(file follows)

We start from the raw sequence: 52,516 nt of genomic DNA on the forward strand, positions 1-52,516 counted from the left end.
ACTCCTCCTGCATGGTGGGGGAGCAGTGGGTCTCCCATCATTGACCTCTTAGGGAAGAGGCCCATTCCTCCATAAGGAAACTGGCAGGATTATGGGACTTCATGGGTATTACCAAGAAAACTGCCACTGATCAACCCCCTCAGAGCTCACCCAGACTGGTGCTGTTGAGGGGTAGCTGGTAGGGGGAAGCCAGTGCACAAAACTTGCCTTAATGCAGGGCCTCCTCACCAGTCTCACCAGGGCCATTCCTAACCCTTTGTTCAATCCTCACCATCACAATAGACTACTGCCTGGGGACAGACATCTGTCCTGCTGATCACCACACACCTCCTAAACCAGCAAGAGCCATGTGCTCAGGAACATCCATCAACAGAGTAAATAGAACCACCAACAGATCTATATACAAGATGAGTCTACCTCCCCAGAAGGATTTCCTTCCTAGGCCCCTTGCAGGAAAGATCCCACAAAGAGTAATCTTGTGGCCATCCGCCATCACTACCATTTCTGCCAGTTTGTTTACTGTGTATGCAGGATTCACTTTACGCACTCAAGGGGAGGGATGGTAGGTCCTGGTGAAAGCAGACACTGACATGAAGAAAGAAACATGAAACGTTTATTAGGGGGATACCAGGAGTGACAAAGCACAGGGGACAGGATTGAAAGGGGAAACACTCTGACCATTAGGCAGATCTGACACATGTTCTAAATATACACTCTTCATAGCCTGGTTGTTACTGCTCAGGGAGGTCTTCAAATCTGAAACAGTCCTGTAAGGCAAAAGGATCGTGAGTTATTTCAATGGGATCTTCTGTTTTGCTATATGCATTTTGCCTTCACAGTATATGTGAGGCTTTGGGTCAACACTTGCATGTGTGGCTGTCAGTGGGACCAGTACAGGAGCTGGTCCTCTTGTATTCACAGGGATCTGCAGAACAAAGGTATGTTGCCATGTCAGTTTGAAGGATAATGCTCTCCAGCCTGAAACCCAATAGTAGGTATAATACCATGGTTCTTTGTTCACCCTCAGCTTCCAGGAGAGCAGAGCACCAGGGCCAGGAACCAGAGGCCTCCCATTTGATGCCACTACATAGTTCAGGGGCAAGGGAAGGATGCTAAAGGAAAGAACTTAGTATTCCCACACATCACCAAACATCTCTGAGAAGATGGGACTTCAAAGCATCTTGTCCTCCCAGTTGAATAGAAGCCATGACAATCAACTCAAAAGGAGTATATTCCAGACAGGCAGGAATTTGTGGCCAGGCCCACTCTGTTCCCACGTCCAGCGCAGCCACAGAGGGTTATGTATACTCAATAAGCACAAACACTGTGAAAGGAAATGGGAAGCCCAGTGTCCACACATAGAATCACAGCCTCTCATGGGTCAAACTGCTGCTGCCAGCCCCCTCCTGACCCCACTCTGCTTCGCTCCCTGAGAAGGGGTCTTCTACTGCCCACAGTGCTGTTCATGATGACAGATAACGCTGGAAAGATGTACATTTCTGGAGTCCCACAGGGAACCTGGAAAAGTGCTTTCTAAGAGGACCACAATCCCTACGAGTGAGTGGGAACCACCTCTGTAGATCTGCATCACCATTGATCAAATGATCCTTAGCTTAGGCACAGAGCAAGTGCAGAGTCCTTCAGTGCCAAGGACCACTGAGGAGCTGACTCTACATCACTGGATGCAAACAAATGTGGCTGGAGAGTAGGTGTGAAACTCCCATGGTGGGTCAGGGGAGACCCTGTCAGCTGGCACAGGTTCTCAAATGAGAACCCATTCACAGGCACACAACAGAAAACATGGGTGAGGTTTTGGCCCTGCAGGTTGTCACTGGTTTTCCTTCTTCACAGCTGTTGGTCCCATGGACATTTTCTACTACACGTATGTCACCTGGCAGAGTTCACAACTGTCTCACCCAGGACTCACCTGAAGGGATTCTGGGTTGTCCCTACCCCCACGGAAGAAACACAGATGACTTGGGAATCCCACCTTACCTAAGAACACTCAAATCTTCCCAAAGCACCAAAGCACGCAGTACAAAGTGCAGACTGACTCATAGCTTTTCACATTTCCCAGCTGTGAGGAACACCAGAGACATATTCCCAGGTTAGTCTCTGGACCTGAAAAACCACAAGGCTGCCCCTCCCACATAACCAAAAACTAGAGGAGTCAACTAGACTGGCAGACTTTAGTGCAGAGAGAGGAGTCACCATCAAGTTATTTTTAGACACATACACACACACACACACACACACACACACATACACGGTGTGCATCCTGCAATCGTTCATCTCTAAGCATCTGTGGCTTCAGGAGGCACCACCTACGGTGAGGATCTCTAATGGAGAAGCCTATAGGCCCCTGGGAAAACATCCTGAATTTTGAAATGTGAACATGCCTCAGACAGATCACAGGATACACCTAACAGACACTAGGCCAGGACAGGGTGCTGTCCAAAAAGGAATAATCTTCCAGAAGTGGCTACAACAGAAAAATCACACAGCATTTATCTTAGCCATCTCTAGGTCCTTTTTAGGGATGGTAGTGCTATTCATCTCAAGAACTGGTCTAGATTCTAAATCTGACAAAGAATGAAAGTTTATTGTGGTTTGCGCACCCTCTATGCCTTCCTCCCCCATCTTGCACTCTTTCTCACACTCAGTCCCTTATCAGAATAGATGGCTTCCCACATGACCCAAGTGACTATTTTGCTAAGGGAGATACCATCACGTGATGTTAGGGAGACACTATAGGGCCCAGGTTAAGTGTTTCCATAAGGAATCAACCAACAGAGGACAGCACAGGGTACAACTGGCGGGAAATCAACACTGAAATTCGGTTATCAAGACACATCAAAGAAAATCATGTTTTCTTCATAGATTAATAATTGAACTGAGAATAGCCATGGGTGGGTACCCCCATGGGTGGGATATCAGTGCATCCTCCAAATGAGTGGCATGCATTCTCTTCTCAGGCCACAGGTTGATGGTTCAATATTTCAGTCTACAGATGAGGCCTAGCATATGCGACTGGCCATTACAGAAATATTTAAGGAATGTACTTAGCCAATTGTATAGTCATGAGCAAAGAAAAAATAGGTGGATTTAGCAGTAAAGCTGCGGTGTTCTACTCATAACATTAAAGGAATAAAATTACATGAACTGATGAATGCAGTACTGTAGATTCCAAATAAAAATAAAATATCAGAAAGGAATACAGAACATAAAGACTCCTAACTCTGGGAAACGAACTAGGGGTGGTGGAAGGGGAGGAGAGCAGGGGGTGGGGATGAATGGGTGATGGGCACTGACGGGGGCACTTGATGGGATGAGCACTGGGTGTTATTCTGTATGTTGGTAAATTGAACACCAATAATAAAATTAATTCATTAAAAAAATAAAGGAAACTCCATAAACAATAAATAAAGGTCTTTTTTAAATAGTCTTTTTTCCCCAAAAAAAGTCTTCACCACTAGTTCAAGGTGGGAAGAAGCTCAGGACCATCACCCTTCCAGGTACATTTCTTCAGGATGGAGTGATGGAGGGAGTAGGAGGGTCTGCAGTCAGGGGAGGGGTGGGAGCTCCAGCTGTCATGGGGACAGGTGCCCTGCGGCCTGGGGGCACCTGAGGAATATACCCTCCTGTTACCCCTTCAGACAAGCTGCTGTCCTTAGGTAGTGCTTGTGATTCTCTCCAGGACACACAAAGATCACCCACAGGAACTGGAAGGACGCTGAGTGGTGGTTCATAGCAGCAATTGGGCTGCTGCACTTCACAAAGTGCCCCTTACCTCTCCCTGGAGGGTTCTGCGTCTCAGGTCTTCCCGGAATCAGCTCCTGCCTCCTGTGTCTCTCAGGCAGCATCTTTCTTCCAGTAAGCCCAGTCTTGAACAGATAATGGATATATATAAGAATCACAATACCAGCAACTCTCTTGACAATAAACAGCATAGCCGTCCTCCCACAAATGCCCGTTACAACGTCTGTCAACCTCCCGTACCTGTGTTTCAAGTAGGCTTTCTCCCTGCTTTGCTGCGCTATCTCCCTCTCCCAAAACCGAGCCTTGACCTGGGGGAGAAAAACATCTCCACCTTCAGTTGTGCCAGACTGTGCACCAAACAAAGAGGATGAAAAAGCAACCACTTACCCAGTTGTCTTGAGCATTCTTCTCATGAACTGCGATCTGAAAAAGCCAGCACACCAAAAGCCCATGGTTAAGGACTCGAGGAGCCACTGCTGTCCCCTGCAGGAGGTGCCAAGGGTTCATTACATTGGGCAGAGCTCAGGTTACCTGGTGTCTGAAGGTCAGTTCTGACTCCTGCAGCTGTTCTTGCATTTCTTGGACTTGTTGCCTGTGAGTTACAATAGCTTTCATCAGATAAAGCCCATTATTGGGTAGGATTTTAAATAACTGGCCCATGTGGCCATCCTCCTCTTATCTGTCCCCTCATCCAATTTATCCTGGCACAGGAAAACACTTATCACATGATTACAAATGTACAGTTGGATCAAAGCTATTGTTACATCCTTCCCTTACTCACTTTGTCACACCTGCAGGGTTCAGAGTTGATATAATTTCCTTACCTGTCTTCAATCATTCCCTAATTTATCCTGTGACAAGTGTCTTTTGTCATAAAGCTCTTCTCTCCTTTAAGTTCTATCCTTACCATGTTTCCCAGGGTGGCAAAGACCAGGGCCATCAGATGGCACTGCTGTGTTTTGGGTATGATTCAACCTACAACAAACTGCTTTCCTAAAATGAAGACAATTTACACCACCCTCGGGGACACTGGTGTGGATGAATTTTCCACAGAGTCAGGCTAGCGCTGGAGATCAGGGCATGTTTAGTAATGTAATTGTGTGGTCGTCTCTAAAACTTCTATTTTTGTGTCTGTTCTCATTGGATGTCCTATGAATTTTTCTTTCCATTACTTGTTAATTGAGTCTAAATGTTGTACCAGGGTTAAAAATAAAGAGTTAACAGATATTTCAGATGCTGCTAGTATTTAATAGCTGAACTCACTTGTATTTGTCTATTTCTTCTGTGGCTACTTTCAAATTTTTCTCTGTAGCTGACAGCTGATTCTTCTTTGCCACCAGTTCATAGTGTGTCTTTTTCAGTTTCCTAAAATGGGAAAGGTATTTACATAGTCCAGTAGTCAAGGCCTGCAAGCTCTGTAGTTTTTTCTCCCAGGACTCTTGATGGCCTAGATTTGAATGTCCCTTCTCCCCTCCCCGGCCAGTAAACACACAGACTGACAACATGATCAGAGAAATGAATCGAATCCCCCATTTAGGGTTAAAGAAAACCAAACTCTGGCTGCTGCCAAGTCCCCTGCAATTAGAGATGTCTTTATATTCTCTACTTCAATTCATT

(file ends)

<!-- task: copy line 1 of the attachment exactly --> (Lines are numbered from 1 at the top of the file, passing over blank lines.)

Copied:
We start from the raw sequence: 52,516 nt of genomic DNA on the forward strand, positions 1-52,516 counted from the left end.